White Dog said, "PLEASE Universe let it be as easy as that!"
The White Dog Army, Steve and I spent the day holding our breaths each time Ferguson so much as sighed heavily, so rattled were we all by his seizure of yesterday. Thankfully all seemed fine today.
Steve and his boy went out to the yard. Ferguson is his patrol partner as Steve does poop pickup; they walk along together and make sure all is right. Candace was out with her girls and Fergus stopped to say "hello." He fell behind as Steve continued and as he stopped to grab a mouthful of a weed.
For some reason, not even known to her, Candace turned and stopped him as he was about to strip the plant from base to leaf tips. "Don't do that," she admonished, "there are stickers on this plant." Ferguson was not happy to have his treat taken from him, especially the green and bright yellow berries that looked like tiny cherry tomatoes.
She came in with the uprooted plant and asked if I knew what it was. I did not. She told me about Ferguson and about how her Skye and Zsofia all seemed strangely attracted to them. I started researching immediately.
We have, in our yard, it turns out, an infestation of horsenettle. Common to our region with pretty white to purple flowers and yielding tiny berries that are green striped and ripen to sunshine yellow or red. Horsenettle is a member of the nightshade family and is toxic to not just animals but to humans as well.
Why any creature would want to chew the bristle-y thorny stems and finely needled leaves is beyond me. And the berries smell rather noxious when you split one, but the hallucinogenic and seizure effects of the plant on ranch animals is apparently well known. How it ended up growing in the midst of an urban neighborhood is beyond me as well but we had it.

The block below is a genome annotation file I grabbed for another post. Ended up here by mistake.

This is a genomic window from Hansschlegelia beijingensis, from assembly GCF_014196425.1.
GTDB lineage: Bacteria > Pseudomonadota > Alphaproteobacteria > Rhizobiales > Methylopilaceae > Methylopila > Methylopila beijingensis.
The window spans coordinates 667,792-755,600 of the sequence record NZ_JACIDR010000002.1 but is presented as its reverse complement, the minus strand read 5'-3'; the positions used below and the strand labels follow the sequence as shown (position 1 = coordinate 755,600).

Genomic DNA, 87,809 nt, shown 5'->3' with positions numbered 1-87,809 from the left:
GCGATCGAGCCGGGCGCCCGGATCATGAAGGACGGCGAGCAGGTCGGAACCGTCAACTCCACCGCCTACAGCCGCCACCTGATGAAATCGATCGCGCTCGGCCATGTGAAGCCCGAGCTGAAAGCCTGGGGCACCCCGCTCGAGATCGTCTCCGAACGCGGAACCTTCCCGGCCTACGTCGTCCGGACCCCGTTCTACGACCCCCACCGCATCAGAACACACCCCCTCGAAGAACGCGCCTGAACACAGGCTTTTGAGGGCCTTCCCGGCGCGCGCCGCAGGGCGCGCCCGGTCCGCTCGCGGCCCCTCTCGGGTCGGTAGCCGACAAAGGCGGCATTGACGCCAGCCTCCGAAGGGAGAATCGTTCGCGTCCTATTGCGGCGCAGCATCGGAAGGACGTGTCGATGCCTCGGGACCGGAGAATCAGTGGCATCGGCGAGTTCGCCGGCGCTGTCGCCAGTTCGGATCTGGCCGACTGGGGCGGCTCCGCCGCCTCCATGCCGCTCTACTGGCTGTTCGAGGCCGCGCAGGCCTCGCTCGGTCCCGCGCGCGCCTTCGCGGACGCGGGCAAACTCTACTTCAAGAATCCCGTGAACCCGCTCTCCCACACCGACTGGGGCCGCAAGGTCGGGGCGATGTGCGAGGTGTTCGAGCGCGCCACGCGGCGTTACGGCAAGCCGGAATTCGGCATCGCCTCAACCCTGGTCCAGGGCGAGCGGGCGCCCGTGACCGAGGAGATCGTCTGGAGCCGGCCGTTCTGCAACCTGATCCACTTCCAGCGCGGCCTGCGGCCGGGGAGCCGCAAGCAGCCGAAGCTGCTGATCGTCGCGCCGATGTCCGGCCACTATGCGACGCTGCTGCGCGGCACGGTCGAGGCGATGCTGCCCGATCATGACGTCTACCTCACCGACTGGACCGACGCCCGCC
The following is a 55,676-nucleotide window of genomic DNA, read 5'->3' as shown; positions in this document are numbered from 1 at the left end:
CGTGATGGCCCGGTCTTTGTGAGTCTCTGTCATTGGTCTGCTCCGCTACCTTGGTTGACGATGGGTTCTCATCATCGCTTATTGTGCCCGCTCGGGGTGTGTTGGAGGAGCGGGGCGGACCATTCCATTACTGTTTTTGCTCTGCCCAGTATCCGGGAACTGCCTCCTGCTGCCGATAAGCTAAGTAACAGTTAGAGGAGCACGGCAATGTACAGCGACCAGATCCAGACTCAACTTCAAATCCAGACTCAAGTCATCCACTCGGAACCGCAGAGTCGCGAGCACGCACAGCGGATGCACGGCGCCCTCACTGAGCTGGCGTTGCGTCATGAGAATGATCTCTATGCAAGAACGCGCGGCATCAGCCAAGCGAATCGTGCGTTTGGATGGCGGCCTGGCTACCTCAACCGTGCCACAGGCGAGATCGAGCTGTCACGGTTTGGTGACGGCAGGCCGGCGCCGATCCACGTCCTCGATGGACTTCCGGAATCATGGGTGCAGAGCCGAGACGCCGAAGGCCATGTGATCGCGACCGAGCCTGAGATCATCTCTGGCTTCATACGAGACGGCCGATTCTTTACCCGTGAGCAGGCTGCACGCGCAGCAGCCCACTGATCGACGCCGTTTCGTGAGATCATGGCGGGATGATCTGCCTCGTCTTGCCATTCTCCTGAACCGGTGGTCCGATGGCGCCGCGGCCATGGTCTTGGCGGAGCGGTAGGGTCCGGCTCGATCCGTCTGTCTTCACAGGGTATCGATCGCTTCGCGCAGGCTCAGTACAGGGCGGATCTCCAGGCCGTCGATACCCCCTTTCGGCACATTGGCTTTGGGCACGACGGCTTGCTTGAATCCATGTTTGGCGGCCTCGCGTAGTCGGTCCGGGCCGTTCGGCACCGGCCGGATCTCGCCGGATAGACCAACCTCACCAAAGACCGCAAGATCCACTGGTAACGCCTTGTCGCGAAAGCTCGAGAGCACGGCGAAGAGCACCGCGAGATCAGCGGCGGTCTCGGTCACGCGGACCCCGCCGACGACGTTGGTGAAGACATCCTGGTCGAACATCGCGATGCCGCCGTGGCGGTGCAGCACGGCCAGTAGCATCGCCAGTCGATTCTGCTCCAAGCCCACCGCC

Steve and Candace went into high gear and scoured the yard pulling every trace they could find of the plant. They garden torched the site as an extra precaution. We are pretty confident that for now we are safe.
I say for now because horsenettle sends a taproot as deep as 8' and spreads a network of roots that could cover a large portion of a field. New plants grow from these roots as well as from berries that drop and nurture seeds. We must keep a vigilant watch for their return.
When Ferguson had his seizure yesterday the foaming mouth made me think at first he had been poisoned. But no one was thinking plant poisoning when Dr. Julia suggested that if he "gotten into something" that the effects would have been more pronounced and longer lasting. Our thought upon researching horsenettle is that perhaps Fergus ate just enough of the plant to make himself hallucinate and make himself sick.
The specimen is preserved and I will contact our vet first thing on Monday with my findings to ask her opinion. But Ferguson is back to normal now and my intuition tells me that we have eliminated the danger. Paws crossed that it is "as smple as that."